You must do the things you think you cannot do.
Eleanor Roosevelt

Sunday, December 12, 2010

White House tour and then some

Earlier this summer Bill's dad went through the process to get tickets to tour the White House and they let us know a couple of weeks ago that our 'appointment' was for Tuesday, December 7th.

Side note: Bill grew up in the area and I've lived here over 15 years. I have never toured the White House before so this was a big deal to me since I love history.
Bill, on the other hand, used to work for a special events company and has decorated: the White House for special events including Christmas; the National Christmas Tree which isn't so fun because it's usually freezing cold out then; and inaugural balls which he then got to attend to make sure nothing went wrong with the stage, lighting, etc. So a 30 minute, self guided tour of the White House in the cold of December was of no interest to him. Nothing like a tourism snob, right? : >D

Back to the tour. Bill agreed to stay home with Shane so that I could take the big kids to other museums after our tour. So I spent Monday laying out arctic expedition clothes for the kids and studying the map to make sure I knew exactly where to go. The rest of Bill's family was going to take the Metro and meet us at the WH.  - You can't take anything but your phone and car keys into the WH. Not a purse or a camera. Totally stinks because you'd have to either leave your stuff in your car or if you're visiting from out of town, leave it all at your hotel and then go back to get your stuff so you can do more sightseeing after your tour. - I drove the kids down because we wanted to sightsee afterwards and I *must* take 1000's of pictures or I might shrivel up and die.

That morning: I had to stop to get cash and coffee which had us running about 20 minutes behind schedule. Then of course traffic was heavier than usual on the Parkway  and I had a senior moment and couldn't remember which bridge I wanted to take into DC. As a result of all this I didn't have time to look for cheap parking and zoomed into the Reagan building which is about 2 1/2 blocks from the WH. It's a relatively secure building so I felt a little better about leaving my camera and purse in the car (under a pile of blankets and kid stuff). And off we went to the WH.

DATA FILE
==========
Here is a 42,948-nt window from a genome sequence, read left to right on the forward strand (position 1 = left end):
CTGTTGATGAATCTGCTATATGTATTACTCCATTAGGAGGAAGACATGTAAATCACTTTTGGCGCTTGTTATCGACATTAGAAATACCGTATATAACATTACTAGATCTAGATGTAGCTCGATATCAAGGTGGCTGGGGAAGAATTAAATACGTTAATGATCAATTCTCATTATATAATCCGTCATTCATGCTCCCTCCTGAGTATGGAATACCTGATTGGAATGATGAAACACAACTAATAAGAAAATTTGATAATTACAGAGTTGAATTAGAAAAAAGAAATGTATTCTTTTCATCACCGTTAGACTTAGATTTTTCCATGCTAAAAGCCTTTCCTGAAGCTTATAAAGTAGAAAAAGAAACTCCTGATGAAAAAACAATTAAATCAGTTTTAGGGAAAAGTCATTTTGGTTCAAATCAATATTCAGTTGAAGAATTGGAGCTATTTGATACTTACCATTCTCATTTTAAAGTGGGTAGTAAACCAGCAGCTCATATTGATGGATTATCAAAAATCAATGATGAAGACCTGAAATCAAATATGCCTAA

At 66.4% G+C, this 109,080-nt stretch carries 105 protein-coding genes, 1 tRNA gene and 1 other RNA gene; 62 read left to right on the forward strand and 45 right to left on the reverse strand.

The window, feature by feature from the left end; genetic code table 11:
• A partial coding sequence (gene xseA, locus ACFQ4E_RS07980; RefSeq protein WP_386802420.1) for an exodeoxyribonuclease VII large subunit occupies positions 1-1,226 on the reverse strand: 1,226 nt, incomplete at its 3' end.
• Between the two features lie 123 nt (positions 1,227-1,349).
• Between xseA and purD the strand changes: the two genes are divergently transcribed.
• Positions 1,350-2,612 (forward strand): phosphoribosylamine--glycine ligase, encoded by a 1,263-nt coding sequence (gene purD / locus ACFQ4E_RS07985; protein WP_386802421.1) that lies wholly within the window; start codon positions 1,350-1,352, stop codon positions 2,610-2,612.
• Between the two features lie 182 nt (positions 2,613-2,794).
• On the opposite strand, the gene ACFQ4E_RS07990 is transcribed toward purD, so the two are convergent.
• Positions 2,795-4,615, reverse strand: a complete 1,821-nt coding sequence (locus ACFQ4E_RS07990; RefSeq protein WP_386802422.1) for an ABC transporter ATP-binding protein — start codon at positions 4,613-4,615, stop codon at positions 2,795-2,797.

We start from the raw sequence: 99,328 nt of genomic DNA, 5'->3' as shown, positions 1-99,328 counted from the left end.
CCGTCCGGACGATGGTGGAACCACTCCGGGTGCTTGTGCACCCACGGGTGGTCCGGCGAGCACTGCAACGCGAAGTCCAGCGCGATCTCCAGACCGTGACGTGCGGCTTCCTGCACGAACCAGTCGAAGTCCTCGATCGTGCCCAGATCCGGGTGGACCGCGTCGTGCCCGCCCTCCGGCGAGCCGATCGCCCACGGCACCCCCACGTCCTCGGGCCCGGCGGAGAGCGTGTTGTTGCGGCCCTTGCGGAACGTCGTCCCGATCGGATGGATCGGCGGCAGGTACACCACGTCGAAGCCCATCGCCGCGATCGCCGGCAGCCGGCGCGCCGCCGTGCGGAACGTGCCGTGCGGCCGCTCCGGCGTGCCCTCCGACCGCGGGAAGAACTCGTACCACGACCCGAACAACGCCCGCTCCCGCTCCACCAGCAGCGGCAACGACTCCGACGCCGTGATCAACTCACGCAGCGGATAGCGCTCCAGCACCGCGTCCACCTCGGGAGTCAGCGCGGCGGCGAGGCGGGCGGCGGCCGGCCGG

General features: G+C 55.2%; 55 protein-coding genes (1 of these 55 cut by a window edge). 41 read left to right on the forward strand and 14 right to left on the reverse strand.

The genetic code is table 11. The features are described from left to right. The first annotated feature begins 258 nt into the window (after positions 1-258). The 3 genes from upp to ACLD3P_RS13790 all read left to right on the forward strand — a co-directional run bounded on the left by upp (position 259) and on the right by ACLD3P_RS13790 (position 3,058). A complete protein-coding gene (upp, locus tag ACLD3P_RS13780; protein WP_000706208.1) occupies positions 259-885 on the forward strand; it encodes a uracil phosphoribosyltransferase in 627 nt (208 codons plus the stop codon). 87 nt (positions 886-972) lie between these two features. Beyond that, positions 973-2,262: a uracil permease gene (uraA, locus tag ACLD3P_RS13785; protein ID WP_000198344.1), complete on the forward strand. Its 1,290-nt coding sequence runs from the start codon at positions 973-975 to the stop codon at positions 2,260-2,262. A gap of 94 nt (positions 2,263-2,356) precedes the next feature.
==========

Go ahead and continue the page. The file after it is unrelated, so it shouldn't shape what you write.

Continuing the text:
The only benefit to having tickets for a White House tour is that you don't have to stand in the long line and wait an indefinite amount of time to get in. Otherwise, you're seeing the same stuff everyone else is. If you're uber important, you may be able to score a guided tour, but I imagine those are hard to come by this time of year.

The inside was really beautiful. If you can see the WH during Christmas-time, definitely do. The rooms are decorated with elaborate and gorgeous decorations. They had a giant First Dog made out of chenille stems which was really cool. It's also fun to look at the portraits of past presidents to see which ones you know without looking at the name (yes, we're geeks).

They have some of the china on display and placards in different rooms so you can read a little about the history of the room - stuff like 'this was a billiard room during the Kennedy administration.' And then before we knew it, our tour was done.

Will we go to the trouble to do it again? Probably when the kids are older, but not anytime soon. It was very cool and I'm glad we did it. But it was a lot of planning and work to get the 4 of us down there on time while dressed for the insanely cold weather.

Afterwards we went to the White House Visitor's Center which we've been to before. The last time we were there it was all decorated for Christmas. This time it looked like they were just starting to get their decorations out. The kids did the Junior Ranger Program and earned their badge. Bill's dad, brother and sisters needed to head out so we were on our own from  there.

We zipped back to the car to eat a snack, put on more comfy shoes and, of course, get my camera.  The American History Museum reopened about 2 years ago and we STILL haven't been to it. So Tuesday was the day. The coolest thing on display is the original Star Spangled Banner that flew over Ft McHenry during the War of 1812.  No pictures are allowed in that exhibit so you'll just have to trust me that it was pretty cool (for a geek).

In front of the National Museum of American History

There were tons of school groups there and they were not supervised very well - bands of kids running around with grown ups rushing to catch up with them, or worse, just sitting at the entrance of the exhibit making sure none of the kids escaped into the main part of the museum.

In front of a stuffed buffalo

We walked through most of the 1st and 2nd floors but after getting knocked into by running kids more than once, we decided to leave. We're studying ancient history this year for school so I didn't feel as pressed to see everything there.
Hank on the wind surfing simulator